Tuesday, May 20, 2014

Got My Drift? That’s Not Good for Crops, Workers and Water

The grower surveyed his orchard teeming with lush almond trees.

With field scout Jenna Horine in tow, he pointed to some branches with dying, yellow leaves. It was affecting new growth – branches on the bottom of the tree – on all different varieties in the orchard.
Was the die-back caused by pests? Diseases? 

The grower seemed was puzzled. Jenna asked if he had used Round-Up to control the weeds that popped up over the winter. Indeed, he did – in windy conditions.

The lesson here is growers need to be reminded to be aware of wind conditions when applying pesticides and herbicides. Drift can be an issue that not only impacts the individual grower’s farm, but the neighbor’s operations as well. It also can affect the health of workers and water quality.
Some might recall a string of pesticide drift issues a dozen years ago in Kern County that affected more than 500 people. That prompted UC IPM and Kern County ag officials to conduct a series of safety classes.
 “The old mentality where limited pesticide exposure is just considered part of the job has evolved into a regional ‘zero tolerance’ movement," UC IPM’s David Haviland said at the time.

Turning our attention to the fields, alfalfa growers are in the midst of their second harvest of the season. The recent heat wave is helping dry the freshly cut alfalfa on the ground.

Many growers are planning for a third alfalfa harvest.
Yes, it seems growers are prepared to irrigate again to get at least one more harvest, according to field scout Carlos Silva. Because of the drought and tight water supplies, growers had talked about getting only two harvests in 2014. After that though, it is anyone’s guess if they can squeeze out a fourth cutting.

Carlos says the alfalfa harvest appeared to arrive at the right time. He was finding an increase of caterpillars in the fields. Fortunately, growers didn’t have to deal with growing pest pressure because it was time to harvest. That was a bit of good news during this tumultuous drought-plagued year.

Cotton is up and growing with no significant issues. Stay tuned.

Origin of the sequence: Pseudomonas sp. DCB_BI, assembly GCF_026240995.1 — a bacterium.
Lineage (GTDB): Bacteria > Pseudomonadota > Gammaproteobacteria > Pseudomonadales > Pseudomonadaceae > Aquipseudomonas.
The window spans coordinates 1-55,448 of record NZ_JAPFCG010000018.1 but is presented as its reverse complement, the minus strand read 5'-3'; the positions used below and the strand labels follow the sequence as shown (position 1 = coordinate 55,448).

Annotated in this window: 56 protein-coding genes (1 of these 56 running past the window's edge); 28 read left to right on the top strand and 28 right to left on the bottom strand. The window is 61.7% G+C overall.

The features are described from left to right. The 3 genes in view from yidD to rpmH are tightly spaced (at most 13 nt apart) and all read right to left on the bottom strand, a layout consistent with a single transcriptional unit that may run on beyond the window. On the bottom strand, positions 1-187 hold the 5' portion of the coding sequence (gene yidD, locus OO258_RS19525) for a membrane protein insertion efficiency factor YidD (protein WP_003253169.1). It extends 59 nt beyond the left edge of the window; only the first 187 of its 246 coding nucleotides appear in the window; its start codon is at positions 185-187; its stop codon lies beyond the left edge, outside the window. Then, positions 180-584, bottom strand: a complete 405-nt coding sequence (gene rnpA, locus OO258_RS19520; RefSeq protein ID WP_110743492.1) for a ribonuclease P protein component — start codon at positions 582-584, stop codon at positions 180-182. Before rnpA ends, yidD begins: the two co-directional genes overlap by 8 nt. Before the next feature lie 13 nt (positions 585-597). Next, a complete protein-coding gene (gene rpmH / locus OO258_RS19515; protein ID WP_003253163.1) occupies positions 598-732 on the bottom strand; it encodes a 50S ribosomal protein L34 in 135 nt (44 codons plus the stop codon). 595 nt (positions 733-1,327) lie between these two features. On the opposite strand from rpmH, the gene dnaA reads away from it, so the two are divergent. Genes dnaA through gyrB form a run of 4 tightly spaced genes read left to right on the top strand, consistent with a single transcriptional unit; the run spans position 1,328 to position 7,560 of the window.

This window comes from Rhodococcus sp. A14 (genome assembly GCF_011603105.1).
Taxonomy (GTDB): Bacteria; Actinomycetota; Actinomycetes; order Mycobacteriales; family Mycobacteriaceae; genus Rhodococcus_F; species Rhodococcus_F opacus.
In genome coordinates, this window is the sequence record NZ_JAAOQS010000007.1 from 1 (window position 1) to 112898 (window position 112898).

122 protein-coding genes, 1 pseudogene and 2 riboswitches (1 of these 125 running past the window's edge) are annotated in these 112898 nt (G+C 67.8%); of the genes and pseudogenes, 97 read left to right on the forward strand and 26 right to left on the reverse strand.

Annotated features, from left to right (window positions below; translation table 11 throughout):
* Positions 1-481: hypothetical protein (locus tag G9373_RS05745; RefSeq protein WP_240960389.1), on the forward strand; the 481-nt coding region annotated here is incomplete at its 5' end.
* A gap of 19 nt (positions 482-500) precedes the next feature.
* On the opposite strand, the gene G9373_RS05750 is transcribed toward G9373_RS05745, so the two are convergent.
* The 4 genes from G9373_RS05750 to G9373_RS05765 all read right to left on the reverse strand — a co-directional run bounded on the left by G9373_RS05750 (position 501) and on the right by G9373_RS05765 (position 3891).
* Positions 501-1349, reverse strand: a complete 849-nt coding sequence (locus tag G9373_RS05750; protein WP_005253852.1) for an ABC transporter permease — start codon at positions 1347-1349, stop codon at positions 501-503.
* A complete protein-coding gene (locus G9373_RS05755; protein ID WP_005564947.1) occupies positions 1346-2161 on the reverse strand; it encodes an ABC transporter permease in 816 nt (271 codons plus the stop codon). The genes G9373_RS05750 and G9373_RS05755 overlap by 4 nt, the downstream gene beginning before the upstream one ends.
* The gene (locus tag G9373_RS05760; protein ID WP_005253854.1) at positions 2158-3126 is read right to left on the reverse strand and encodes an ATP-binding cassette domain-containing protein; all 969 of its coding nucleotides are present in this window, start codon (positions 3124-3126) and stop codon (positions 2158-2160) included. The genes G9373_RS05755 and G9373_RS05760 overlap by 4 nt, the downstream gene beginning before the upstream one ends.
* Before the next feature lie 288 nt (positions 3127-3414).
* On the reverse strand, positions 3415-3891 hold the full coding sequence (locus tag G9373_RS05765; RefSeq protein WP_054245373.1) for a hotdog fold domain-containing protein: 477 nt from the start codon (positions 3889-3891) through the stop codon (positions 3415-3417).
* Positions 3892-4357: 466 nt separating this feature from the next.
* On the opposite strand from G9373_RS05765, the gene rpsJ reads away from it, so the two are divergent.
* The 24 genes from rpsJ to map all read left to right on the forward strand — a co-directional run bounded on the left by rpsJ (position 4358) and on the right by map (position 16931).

Monday, May 19, 2014

Ag Workers, Crops Cope with Hot Times in the Springtime

 Whew… Summer came five weeks early last week as the Valley baked under the sun.
That prompted field scouts Jenna Horine and Carlos Silva to hit the road early and wrap up their work in the fields and orchards by early afternoon.

Last Thursday, the high temperature soared to 102 degrees, matching the record high first set in 1927, before “dipping” to 100 on Friday. For much of the week, temperatures had hovered in the mid- to high-90s.
For farmers, drought and hot weather isn’t a good combination.
Almond growers are irrigating to avoid heat stress.
Jenna reports that almond growers moved quickly to lessen the heat stress to their trees and crop. “Everyone is putting on a lot of water.”

On the flip side, the young cotton plants are thriving in the hot weather. Many are one or two nodes above stem. The heat also is speeding up recently cut alfalfa drying in the fields.

Heat speeds up drying of alfalfa in the field.
Meanwhile, pest numbers have been fairly low in almonds. But the hot weather could cause a bump up in crop-threatening bugs.

While we’re accustomed to hot weather around here, this early season heat wave is still tough to take. It’s particularly hard for those working outdoors. 

Farm groups along with Cal/OSHA stress the importance of taking precautions to beat the heat. Carlos, for example, always grabs a large container of cold water and a floppy hat before heading out.
The Fresno County Farm Bureau says growers should implement heat procedures when temperatures top 95 degrees. Here are some tips from the bureau: